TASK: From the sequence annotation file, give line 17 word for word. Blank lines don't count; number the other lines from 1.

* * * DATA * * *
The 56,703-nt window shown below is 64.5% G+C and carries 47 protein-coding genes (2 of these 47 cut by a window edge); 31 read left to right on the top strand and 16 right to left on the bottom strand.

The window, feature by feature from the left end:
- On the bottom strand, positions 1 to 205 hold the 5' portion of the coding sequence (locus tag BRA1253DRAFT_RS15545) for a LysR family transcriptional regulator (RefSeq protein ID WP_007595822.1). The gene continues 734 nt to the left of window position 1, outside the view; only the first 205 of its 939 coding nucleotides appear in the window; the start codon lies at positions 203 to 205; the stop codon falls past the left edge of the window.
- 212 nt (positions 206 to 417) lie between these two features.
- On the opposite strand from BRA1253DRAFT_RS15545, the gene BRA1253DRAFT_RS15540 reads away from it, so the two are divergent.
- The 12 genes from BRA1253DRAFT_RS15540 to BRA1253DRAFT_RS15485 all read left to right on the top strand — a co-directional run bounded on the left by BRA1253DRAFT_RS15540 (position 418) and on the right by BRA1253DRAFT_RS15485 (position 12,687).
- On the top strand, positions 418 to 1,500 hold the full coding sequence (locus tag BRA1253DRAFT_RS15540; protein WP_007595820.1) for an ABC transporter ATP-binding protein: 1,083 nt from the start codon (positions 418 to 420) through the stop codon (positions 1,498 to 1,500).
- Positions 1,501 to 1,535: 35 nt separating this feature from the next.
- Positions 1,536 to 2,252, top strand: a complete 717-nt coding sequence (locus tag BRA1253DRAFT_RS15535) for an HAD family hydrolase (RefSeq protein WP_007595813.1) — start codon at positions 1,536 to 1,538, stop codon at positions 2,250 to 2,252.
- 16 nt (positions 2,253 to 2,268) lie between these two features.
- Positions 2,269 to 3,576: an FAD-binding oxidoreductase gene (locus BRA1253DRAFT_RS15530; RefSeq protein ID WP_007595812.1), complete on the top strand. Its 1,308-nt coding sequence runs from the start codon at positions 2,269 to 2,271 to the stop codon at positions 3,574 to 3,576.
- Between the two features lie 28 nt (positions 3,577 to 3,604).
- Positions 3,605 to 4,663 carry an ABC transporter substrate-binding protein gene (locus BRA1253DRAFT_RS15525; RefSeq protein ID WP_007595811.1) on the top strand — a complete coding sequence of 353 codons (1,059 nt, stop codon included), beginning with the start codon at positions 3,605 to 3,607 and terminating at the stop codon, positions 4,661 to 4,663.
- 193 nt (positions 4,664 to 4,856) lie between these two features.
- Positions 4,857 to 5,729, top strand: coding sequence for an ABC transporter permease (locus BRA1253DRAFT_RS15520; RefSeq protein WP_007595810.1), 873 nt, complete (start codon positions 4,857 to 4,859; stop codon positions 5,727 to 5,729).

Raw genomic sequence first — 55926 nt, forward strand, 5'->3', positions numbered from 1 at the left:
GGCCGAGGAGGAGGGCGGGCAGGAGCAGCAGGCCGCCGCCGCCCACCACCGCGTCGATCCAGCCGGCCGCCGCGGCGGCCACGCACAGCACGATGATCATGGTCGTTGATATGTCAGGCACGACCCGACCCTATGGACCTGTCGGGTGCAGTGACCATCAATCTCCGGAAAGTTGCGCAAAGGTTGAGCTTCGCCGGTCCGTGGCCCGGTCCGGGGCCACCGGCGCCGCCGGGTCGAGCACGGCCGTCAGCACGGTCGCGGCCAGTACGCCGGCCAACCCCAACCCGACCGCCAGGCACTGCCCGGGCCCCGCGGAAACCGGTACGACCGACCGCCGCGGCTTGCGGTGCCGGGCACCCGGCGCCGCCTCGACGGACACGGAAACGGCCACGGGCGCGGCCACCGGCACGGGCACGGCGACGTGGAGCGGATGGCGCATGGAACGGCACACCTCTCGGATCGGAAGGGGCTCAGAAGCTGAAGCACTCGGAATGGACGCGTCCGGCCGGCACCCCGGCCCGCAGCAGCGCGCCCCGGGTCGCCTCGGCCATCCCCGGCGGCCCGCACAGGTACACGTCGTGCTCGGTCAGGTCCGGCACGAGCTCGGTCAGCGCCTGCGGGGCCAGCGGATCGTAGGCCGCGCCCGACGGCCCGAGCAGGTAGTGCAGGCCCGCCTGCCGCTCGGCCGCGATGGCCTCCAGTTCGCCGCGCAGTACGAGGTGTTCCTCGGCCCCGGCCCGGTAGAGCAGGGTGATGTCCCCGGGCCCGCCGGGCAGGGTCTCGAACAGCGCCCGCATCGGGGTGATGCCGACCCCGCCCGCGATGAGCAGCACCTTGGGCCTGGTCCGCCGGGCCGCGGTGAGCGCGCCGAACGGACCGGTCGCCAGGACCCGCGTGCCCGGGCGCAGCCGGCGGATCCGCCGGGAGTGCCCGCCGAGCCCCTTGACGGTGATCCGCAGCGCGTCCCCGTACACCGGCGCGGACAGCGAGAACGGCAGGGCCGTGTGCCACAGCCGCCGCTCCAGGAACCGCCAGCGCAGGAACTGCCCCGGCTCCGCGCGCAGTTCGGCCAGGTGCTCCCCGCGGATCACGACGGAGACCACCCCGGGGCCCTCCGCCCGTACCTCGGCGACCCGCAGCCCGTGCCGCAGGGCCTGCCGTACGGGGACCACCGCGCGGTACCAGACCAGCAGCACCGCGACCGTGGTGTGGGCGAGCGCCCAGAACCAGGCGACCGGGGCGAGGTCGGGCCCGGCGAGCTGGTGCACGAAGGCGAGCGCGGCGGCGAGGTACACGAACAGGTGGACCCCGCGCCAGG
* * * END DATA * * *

GGCCGAGGAGGAGGGCGGGCAGGAGCAGCAGGCCGCCGCCGCCCACCACCGCGTCGATCCAGCCGGCCGCCGCGGCGGCCACGCACAGCACGATGATCATGGTCGTTGATATGTCAGGCACGACCCGACCCTATGGACCTGTCGGGTGCAGTGACCATCAATCTCCGGAAAGTTGCGCAAAGGTTGAGCTTCGCCGGTCCGTGGCCCGGTCCGGGGCCACCGGCGCCGCCGGGTCGAGCACGGCCGTCAGCACGGTCGCGGCCAGTACGCCGGCCAACCCCAACCCGACCGCCAGGCACTGCCCGGGCCCCGCGGAAACCGGTACGACCGACCGCCGCGGCTTGCGGTGCCGGGCACCCGGCGCCGCCTCGACGGACACGGAAACGGCCACGGGCGCGGCCACCGGCACGGGCACGGCGACGTGGAGCGGATGGCGCATGGAACGGCACACCTCTCGGATCGGAAGGGGCTCAGAAGCTGAAGCACTCGGAATGGACGCGTCCGGCCGGCACCCCGGCCCGCAGCAGCGCGCCCCGGGTCGCCTCGGCCATCCCCGGCGGCCCGCACAGGTACACGTCGTGCTCGGTCAGGTCCGGCACGAGCTCGGTCAGCGCCTGCGGGGCCAGCGGATCGTAGGCCGCGCCCGACGGCCCGAGCAGGTAGTGCAGGCCCGCCTGCCGCTCGGCCGCGATGGCCTCCAGTTCGCCGCGCAGTACGAGGTGTTCCTCGGCCCCGGCCCGGTAGAGCAGGGTGATGTCCCCGGGCCCGCCGGGCAGGGTCTCGAACAGCGCCCGCATCGGGGTGATGCCGACCCCGCCCGCGATGAGCAGCACCTTGGGCCTGGTCCGCCGGGCCGCGGTGAGCGCGCCGAACGGACCGGTCGCCAGGACCCGCGTGCCCGGGCGCAGCCGGCGGATCCGCCGGGAGTGCCCGCCGAGCCCCTTGACGGTGATCCGCAGCGCGTCCCCGTACACCGGCGCGGACAGCGAGAACGGCAGGGCCGTGTGCCACAGCCGCCGCTCCAGGAACCGCCAGCGCAGGAACTGCCCCGGCTCCGCGCGCAGTTCGGCCAGGTGCTCCCCGCGGATCACGACGGAGACCACCCCGGGGCCCTCCGCCCGTACCTCGGCGACCCGCAGCCCGTGCCGCAGGGCCTGCCGTACGGGGACCACCGCGCGGTACCAGACCAGCAGCACCGCGACCGTGGTGTGGGCGAGCGCCCAGAACCAGGCGACCGGGGCGAGGTCGGGCCCGGCGAGCTGGTGCACGAAGGCGAGCGCGGCGGCGAGGTACACGAACAGGTGGACCCCGCGCCAGG